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Quotient space?

  1. Oct 24, 2004 #1

    I just wanted to know what a qoutient space is . Is there a physical picture to it? How can one imagine what an equivalence class,equivalence relation is?
  2. jcsd
  3. Oct 25, 2004 #2

    matt grime

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    The quotient space is the set of equivlance classes. How one pictures it, if one should even bother doing so depends on the context.

    Given where you've posted this, I guess you mean things like:

    Consider RxR with the relation (x,y)~(u,v) iff x-u and y-v are integers.

    With experience, you instantly notice that is the torus.

    How? Imagine the plane. We identify firstly all the x coordinates with the same non-integer component, and as we go from 0 to 1 we 'wrap' round again to 0, so that's like rolling the plane up into a big cylinder. similiary in the y direction we wrap the cylinder into itself.

    Obviously for more complicated examples we can't even picture the initial space, never mind using that to construct the quotient space in our heads.

    An equivalence class is the set of all points that are equivalent under an equivalence relation. again, experience is the best thing here.

    An equivalence relation is the same thing as a partition of a set.

    What are the equivalence classes of some group G when the relation is x~y if there is a z such that zx=yz?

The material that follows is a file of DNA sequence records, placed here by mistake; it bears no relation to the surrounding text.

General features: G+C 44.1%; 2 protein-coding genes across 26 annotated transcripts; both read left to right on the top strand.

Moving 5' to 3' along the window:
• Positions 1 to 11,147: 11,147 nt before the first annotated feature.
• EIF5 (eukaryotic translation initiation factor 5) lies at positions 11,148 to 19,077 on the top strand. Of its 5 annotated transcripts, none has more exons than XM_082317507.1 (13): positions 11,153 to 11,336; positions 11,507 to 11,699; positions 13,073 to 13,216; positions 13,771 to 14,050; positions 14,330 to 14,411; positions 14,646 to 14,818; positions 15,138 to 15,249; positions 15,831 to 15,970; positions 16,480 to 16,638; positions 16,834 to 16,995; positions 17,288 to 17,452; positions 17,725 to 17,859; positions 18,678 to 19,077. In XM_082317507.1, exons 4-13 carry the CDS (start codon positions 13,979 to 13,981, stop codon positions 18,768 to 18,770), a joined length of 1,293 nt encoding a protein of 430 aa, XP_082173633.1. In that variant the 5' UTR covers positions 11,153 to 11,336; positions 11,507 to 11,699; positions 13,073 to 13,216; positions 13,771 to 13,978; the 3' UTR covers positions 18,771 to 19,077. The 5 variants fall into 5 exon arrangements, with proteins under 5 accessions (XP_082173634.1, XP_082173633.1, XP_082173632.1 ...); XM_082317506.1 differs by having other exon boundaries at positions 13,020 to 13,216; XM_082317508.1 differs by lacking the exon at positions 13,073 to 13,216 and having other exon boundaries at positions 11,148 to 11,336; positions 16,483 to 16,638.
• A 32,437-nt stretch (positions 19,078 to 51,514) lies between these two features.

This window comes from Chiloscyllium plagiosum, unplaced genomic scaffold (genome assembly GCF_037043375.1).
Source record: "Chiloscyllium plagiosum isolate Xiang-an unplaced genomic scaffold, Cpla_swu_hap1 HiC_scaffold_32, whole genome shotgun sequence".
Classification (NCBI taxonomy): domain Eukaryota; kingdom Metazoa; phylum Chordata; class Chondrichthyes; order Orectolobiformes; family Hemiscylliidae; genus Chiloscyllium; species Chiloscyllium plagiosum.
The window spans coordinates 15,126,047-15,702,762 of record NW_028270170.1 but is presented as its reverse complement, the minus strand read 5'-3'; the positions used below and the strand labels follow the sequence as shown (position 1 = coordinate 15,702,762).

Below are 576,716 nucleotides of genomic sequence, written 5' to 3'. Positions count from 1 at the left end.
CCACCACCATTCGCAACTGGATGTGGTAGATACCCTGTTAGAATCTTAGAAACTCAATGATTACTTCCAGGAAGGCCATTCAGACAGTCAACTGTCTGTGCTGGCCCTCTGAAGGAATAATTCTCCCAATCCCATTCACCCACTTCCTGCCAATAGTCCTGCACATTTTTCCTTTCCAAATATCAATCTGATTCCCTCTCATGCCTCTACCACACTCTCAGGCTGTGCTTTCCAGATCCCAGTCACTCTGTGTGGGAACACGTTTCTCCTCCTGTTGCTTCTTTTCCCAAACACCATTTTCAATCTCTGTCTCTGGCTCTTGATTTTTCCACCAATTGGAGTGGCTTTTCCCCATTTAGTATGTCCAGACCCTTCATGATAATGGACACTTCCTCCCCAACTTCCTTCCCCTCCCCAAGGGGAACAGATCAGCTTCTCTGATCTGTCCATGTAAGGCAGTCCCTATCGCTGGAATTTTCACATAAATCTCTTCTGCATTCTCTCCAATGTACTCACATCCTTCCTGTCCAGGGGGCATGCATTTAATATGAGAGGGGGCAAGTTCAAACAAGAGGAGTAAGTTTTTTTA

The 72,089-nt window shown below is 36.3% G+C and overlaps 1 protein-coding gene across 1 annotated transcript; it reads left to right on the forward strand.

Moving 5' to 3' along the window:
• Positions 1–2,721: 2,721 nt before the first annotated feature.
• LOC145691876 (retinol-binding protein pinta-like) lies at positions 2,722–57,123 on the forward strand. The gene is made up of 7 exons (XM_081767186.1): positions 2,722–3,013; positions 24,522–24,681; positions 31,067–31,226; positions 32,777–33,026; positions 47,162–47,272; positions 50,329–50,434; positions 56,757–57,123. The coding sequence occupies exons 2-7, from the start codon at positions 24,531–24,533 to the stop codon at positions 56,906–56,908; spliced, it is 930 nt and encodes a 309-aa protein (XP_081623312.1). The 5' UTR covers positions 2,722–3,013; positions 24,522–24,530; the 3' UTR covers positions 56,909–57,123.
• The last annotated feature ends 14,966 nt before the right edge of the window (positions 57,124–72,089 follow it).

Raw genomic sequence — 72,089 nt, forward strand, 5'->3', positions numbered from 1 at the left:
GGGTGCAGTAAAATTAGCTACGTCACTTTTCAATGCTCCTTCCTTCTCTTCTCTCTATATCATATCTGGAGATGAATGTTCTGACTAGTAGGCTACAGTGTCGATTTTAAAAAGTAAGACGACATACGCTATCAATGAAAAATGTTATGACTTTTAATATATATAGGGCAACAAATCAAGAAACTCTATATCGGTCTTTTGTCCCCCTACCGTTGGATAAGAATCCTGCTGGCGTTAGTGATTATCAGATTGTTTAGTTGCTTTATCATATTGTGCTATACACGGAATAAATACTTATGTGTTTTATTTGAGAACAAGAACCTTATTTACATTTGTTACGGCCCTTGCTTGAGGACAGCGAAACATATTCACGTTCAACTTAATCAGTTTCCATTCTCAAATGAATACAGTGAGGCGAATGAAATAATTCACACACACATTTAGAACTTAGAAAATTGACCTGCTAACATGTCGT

Can you show that's an equivalence class?

    It'd help to know what level of material you're used to.
  4. Oct 25, 2004 #3

    I am doing a course in differential geometry. I have an engg back ground. The concept of quotient spaces comes every now and then in our class. Your explanation does give a picture. I will read more and get back to you. Thanks
  5. Oct 25, 2004 #4
    I did not follow whatever you said about groups. I have no clue as to what a group is though I have encountered that also before. I have not seen the group interpretation of equiv classes. I have seen equiv classes being defined in order to define a quotient space. Could you tell me what is the right order to take math courses. I do not or probably I cannot take too much of pure math. I need to apply this stuff in engg. Thanks
  6. Oct 26, 2004 #5

    matt grime

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    Forget the group stuff. Equivalence classes and relations come up in lots of mathematics, and that was another *example* of one.
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